Test your turmeric

Haldi is as commonly used as salt in Indian households yet the yellow powder you get in the market can be adulterated, says Pushpa Girimaji

TO Indians who swear by ‘haldi’, the recent research findings from Britain on the possible role of turmeric in preventing blood cancer should not come as a surprise. Indians, of course, have been using the wonder spice for thousands of years in food for its flavour and colour besides its medicinal properties. No Indian cooking is complete without haldi.

This is where the problem lies. Once upon a time, the Indian households grew the plant — curcuma longa, dried the root and powdered the pure spice. But today, most households buy the readymade powder and in the absence of stringent enforcement of the Prevention of Food Adulteration Act, one is not sure of the quality of the spice one gets.

As part of its surveillance of food contaminants in India, the Indian Council of Medical Research had tested for heavy metals, 249 samples of turmeric collected from rural and urban markets in 1993, 47.8 per cent of the samples showed the presence of arsenic, 55.8 per cent had cadmium and 99.6 per cent was contaminated with lead.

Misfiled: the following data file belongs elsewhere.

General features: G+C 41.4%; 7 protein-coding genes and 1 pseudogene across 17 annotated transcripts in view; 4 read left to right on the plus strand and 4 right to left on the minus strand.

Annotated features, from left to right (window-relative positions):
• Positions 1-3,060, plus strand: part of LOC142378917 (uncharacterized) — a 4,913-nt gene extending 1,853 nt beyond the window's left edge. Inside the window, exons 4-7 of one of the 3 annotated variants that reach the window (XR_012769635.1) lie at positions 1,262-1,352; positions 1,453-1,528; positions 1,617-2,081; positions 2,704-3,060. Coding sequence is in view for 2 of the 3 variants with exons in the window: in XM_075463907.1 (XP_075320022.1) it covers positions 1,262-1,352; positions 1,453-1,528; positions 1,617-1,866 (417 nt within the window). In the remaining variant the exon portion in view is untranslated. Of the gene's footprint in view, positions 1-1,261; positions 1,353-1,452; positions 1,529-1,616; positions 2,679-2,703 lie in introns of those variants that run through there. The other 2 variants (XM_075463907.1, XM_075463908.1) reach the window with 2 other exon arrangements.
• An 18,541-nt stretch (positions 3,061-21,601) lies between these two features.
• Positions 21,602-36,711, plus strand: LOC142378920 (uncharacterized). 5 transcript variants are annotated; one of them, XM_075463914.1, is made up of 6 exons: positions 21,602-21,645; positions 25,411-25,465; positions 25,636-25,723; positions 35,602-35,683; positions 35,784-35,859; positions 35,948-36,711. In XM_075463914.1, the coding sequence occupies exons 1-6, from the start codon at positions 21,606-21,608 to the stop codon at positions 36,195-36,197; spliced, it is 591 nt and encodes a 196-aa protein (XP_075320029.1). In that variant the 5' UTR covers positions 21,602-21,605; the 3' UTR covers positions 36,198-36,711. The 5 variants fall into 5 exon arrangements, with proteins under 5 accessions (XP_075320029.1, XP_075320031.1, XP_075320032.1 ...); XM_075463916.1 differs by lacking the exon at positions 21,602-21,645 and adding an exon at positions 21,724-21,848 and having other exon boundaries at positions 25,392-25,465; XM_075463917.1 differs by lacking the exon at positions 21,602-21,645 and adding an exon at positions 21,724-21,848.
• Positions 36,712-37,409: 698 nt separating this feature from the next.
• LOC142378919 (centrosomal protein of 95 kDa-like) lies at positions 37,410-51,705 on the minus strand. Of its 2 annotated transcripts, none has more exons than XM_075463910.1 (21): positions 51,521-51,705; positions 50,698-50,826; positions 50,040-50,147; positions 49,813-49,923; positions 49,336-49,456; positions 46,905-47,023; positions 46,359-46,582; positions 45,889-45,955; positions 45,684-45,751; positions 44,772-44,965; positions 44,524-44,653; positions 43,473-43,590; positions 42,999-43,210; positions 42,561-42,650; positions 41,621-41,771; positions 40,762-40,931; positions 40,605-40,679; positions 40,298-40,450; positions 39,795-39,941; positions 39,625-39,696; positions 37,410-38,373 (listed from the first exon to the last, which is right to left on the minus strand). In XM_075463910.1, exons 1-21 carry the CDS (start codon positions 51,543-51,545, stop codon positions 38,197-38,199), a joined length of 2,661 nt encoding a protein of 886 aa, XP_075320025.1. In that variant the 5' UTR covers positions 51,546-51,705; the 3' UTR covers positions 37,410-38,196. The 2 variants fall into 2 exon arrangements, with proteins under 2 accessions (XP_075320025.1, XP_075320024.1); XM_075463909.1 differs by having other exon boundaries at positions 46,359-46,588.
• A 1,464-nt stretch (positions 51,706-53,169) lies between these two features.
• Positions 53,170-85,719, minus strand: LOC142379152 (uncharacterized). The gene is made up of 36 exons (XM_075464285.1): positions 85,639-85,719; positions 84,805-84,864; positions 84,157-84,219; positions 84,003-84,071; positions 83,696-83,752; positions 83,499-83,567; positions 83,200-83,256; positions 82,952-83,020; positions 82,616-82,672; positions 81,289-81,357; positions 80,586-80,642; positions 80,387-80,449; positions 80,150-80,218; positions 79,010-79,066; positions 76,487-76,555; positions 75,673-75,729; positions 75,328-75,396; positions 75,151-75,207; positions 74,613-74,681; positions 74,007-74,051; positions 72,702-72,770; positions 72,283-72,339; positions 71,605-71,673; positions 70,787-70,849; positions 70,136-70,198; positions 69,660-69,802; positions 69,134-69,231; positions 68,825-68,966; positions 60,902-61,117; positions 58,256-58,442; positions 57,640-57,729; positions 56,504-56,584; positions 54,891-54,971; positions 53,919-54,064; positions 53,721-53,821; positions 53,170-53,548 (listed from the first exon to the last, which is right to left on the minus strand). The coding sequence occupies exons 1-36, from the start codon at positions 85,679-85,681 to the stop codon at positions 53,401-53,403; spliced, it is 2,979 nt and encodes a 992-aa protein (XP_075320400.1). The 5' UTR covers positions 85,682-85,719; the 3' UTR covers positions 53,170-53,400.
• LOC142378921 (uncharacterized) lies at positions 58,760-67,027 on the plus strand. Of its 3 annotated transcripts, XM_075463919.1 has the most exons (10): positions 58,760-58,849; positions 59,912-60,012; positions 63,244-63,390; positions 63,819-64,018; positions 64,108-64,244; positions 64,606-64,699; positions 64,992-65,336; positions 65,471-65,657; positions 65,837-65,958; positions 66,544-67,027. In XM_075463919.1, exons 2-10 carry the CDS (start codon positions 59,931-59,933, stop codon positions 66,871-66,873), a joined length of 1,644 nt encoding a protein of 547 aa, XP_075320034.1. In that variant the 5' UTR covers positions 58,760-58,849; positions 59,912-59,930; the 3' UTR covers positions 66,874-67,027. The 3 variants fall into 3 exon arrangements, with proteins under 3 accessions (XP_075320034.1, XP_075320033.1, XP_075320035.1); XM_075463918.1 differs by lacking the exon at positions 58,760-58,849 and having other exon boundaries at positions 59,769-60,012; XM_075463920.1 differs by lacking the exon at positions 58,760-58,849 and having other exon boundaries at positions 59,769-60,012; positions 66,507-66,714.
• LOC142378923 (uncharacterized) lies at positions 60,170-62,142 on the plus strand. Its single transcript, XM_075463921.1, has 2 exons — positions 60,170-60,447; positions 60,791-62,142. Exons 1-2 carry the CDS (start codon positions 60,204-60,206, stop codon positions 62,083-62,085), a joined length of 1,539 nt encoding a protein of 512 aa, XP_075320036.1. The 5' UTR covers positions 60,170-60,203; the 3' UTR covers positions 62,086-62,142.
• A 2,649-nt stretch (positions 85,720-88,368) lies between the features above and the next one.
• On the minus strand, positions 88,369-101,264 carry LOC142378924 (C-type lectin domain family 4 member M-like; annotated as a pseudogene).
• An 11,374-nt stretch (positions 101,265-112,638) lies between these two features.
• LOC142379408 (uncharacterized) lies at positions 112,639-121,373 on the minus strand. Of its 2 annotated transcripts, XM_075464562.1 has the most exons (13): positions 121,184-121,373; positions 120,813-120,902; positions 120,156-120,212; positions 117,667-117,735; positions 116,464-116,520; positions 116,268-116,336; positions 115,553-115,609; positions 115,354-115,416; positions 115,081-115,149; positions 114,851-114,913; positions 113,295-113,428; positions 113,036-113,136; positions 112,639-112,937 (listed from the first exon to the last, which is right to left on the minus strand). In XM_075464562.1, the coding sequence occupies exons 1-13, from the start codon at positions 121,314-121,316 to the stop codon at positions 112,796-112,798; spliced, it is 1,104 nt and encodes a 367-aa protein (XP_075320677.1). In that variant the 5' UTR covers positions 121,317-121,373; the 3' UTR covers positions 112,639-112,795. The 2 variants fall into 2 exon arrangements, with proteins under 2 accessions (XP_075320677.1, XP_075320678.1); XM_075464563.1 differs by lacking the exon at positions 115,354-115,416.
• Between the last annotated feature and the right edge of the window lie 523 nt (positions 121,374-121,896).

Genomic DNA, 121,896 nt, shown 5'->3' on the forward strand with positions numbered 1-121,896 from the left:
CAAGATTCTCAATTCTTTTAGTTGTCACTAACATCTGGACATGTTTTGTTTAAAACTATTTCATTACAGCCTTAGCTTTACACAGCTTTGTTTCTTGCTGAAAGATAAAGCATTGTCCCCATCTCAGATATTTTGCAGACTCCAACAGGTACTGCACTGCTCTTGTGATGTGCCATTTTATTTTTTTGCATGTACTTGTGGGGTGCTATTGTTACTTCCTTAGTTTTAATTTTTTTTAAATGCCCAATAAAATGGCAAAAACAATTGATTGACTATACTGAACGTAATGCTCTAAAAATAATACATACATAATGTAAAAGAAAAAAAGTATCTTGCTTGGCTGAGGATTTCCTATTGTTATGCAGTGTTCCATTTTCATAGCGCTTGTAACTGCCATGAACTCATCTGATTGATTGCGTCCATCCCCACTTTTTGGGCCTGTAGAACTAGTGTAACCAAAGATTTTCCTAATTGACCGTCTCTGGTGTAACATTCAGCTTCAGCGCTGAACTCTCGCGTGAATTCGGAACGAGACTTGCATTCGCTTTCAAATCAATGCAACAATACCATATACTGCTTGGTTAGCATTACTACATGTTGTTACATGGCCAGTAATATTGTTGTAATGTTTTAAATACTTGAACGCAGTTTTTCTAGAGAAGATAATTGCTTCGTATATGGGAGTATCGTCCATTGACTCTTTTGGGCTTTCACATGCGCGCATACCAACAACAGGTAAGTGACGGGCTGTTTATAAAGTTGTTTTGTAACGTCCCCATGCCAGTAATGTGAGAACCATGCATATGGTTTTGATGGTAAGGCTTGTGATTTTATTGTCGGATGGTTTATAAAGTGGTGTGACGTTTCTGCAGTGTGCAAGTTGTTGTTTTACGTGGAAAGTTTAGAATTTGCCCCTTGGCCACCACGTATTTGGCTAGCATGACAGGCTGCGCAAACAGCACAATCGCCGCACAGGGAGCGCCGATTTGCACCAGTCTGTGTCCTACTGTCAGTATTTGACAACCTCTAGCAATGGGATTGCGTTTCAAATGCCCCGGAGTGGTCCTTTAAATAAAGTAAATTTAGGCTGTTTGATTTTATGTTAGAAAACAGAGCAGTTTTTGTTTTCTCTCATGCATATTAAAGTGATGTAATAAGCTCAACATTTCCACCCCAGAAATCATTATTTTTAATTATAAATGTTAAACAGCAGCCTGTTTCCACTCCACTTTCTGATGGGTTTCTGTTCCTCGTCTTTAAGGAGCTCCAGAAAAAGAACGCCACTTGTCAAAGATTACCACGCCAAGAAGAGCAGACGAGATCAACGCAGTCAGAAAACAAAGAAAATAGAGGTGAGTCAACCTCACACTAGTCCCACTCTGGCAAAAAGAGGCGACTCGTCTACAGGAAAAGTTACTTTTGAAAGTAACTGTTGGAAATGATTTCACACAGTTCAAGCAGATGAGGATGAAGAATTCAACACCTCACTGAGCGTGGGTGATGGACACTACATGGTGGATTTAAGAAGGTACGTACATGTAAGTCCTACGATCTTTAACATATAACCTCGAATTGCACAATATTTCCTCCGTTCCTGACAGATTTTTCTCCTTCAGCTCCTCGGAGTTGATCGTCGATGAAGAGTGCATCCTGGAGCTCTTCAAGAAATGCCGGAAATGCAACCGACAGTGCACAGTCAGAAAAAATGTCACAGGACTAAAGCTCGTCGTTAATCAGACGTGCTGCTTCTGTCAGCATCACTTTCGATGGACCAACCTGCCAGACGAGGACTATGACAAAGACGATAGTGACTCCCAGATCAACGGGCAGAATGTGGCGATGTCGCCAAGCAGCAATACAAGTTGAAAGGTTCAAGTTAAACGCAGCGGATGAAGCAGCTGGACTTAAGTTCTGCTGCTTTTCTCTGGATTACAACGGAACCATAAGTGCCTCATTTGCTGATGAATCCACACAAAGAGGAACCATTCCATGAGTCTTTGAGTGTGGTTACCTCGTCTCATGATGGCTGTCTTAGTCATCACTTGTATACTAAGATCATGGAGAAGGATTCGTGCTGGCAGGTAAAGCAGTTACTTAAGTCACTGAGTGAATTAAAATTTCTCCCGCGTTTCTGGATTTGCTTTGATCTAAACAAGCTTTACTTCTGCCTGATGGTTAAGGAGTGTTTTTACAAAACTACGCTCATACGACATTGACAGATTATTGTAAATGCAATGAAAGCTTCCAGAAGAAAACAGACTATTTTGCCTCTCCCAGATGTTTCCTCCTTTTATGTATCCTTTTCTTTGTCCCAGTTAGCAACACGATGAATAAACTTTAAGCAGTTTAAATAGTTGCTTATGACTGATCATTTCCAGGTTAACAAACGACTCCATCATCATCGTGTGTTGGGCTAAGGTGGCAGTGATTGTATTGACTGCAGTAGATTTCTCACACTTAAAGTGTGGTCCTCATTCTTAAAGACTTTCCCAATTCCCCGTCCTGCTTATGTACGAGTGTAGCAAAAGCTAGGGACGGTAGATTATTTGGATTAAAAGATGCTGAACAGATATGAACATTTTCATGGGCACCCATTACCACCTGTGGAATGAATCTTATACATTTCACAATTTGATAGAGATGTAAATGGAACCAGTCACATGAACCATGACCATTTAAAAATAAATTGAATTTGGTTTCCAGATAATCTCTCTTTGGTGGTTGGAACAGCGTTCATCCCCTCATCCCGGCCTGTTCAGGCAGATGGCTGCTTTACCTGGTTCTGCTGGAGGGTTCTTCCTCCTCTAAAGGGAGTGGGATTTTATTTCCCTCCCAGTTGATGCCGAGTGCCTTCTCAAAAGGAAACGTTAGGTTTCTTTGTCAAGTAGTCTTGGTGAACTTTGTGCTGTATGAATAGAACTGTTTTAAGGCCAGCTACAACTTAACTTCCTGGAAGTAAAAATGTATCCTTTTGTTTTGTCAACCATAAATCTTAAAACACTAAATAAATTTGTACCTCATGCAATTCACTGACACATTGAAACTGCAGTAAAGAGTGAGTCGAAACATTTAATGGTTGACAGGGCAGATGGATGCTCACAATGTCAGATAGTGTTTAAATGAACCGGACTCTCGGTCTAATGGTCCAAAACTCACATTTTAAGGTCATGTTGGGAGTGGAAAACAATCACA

In six turmeric samples, the lead level exceeded the maximum limit imposed in the Act. Continued exposure to lead either through ingestion or inhalation results in its gradual accumulation in the body. Symptoms of lead poisoning include loss of appetite, weakness, anaemia, abdominal cramps, lethargy, headache and irritability. In severe cases it can lead to seizures, coma and even death. Children are particularly susceptible to lead poisoning.

Heavy metals are known to cause kidney damage, cardiovascular diseases, anaemia, neurological and behavioural disorders, besides irreversible changes in brain and nerve cells. Of course, the ultimate toxicity depends on the quantum and the chemical form of the metal itself, besides factors such as the age and the physiological status of the person consuming it.

Besides heavy metals, the turmeric that you get in the market could also be adulterated with toxic colours such as lead chromate or metanil yellow-both banned under the PFA Act. Or it could be ground from poor quality, insect-infested turmeric.

So if you want to reap the benefits of haldi in your diet, make sure that what you are using is pure and uncontaminated. Demand better enforcement from the department of PFA and buy haldi sold only in packages and preferably, from trusted sources or brands. Also check the ‘best before’ date.